The Wild Sports of India: With Detailed Instructions for the Sportsman; to which are Added Remarks on the Breeding and Rearing of Horses and the Formation of Light Irregular Cavalry

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Smith, Elder, 1862 - Horses - 365 pages
 

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Page vi - The man that's strangled by a hair. Fate steals along with silent tread, Found oftenest in what least we dread, Frowns in the storm with angry brow, But in the sunshine strikes the blow.
Page 202 - Oh, who can tell, save he whose heart hath tried, And danced in triumph o'er the waters wide, The exulting sense - the pulse's maddening play, That thrills the wanderer of that trackless way? That for itself can woo the approaching fight, And turn what some deem danger to delight...
Page 161 - I sat at the bottom, telling my people to carry on the track. They had scarcely gone on a hundred yards from me, when they beckoned to me to come up, and pointing down through the crevice of the rock, showed me what I thought was the wounded bear. I fired, and heard my bullet hit; but to my astonishment out went two bears from below me. One of them almost immediately rolled over; and the other (which is very common with bears) stopping to condole with him, I fired at, and knocked over. Before I could...
Page xv - ... root of all eviL To each one is his talent given by God to cultivate: to the Preacher, in order to save the souls of the poor, unlettered, and ignorant heathen; to him who has been blessed with the gifts of good nerve, energy, and strength, that he may save the bodies of these same ignorant heathen from the fell destroyer that lives in the forest and preys upon them.
Page 35 - He was about forty yards' distance from me. Directly he saw me, putting his head a little down to take aim, he came straight at me, increasing his pace from the trot to the charge. When about fifteen yards off he received the first bullet of my rifle in his neck. Taking not the least notice of it, he came on; and the second barrel fired at him, at about five yards, broke his left under jaw-bone at the tusk. Fortunately I brought my rifle down to the charge, and, striking it with his head, the boar...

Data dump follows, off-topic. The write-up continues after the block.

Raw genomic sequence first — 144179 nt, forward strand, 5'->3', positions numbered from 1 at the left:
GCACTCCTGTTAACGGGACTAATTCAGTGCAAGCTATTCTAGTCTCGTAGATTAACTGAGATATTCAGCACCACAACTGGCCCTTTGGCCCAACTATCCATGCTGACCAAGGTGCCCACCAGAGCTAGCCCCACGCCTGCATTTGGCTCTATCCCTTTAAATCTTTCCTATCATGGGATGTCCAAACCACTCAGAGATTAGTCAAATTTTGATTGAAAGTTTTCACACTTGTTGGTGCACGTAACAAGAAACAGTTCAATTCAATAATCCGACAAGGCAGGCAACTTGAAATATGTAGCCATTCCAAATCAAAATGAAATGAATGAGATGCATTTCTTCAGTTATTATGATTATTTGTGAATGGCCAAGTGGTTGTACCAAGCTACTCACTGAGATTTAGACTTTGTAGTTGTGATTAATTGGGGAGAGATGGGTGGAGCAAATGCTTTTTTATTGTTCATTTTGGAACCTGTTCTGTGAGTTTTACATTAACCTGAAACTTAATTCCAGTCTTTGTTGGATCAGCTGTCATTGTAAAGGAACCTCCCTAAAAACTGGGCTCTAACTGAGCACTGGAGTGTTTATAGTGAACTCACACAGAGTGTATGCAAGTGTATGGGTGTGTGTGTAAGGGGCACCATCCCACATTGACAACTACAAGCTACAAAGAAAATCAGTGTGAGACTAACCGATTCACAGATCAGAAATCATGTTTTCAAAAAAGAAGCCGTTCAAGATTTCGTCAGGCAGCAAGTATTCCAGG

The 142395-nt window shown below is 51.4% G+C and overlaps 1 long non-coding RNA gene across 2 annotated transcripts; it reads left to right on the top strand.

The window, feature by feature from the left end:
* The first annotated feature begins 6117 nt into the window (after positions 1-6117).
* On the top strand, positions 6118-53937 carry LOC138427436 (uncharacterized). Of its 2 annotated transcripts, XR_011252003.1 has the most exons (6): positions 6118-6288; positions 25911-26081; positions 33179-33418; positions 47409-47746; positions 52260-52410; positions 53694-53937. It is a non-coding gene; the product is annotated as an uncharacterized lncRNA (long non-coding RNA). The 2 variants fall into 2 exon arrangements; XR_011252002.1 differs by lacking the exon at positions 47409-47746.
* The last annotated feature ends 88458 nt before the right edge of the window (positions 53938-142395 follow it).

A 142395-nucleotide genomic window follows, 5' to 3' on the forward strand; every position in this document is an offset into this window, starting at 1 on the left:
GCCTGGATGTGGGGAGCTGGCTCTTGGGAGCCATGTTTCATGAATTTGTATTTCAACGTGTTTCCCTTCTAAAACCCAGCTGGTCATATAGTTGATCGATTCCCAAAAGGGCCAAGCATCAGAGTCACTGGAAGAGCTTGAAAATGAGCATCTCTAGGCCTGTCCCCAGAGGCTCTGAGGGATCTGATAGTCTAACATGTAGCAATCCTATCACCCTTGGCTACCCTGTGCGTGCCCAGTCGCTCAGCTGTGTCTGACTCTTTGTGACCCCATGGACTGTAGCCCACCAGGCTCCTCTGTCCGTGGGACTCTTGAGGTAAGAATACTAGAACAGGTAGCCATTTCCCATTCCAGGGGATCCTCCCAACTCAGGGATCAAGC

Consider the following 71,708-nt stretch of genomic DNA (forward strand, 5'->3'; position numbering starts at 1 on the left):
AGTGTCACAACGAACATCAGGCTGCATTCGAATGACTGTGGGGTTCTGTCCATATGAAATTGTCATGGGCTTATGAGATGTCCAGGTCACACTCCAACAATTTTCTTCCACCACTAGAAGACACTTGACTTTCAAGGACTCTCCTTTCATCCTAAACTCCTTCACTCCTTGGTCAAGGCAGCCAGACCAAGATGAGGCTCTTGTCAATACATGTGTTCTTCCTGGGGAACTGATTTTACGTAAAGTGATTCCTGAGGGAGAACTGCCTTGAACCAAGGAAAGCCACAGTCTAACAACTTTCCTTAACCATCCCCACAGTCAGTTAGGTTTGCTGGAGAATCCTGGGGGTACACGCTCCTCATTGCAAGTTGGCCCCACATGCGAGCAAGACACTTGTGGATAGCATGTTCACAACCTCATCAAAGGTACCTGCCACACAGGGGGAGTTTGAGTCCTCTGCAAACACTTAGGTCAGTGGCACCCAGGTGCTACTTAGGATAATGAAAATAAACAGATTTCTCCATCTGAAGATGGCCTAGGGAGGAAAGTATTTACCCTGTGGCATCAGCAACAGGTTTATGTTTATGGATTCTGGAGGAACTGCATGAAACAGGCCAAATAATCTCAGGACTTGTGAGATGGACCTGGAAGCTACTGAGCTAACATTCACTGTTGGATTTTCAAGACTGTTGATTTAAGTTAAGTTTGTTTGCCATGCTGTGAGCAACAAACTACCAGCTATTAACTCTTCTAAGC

Page 149 - I could not see his head very distinctly, but fired deliberately behind his shoulder. In one moment he was again upon me. I gave him the charge of shot, as I supposed, in his face, but had no time to take aim. The horsekeeper, instead of spearing, fell upon his back. In the next instant the panther got hold of my left foot in his teeth, and threw me on my back. I struck at him with the empty gun, and he seized the barrels in his mouth. This was his last effort. I sprang up, and, seizing the spear...
Page 162 - The coolie who valicntly approached the other bear was immediately charged, and bolted up to me saying 'The bear is not wounded at all ; you had bettter come and shoot it yourself if you want it !' I therefore went down and fired another shot. Then taking a short spear, and thinking this would be a good opportunity of trying the feat of spearing a bear, I brought the point to the front. The bear charged down from thirty yards at full gallop so soon as she saw me, and I stopped her with a spear in...
Page 241 - I will endeavour to put upon paper a few maxims, as a guide to the young hunter. The kind of foot which will fall most silently on the ground must be given by God; for it must be naturally arched in the instep, and have its corresponding concave in the sole. Only this formation of foot will allow of a silent and firm tread, and will give the elasticity and strength necessary to support the weight of the body, through a long day's toil, without jarring the limbs above it, or wearying the muscles and...
Page 147 - There was a large panther sitting out, unconcealed, between two bushes, a dozen yards before me. I could not, however, see his head ; and, whilst I was thus delayed, he came out with a roar straight at me. I fired at his chest with the ball ; and, as he sprang upon me, the shot barrel was aimed at his head. In the next moment he seized my left arm and the gun. Thus, not being able to use the gun as a club, I forced it, crosswise, into his mouth.
Page 148 - I got to my horse, and to the other beaters, who were all collected together some forty yards from the fight. " I immediately loaded the gun with a charge of shot, and a bullet that I perchance found ; and taking my revolver pistol out of the holster, and sticking it into my belt, determined to carry on the affair to its issue, knowing how rarely men recover from such wounds as mine. I was bleeding profusely from large tooth wounds in the arm ; the tendons of my left-hand were torn open, and I had...

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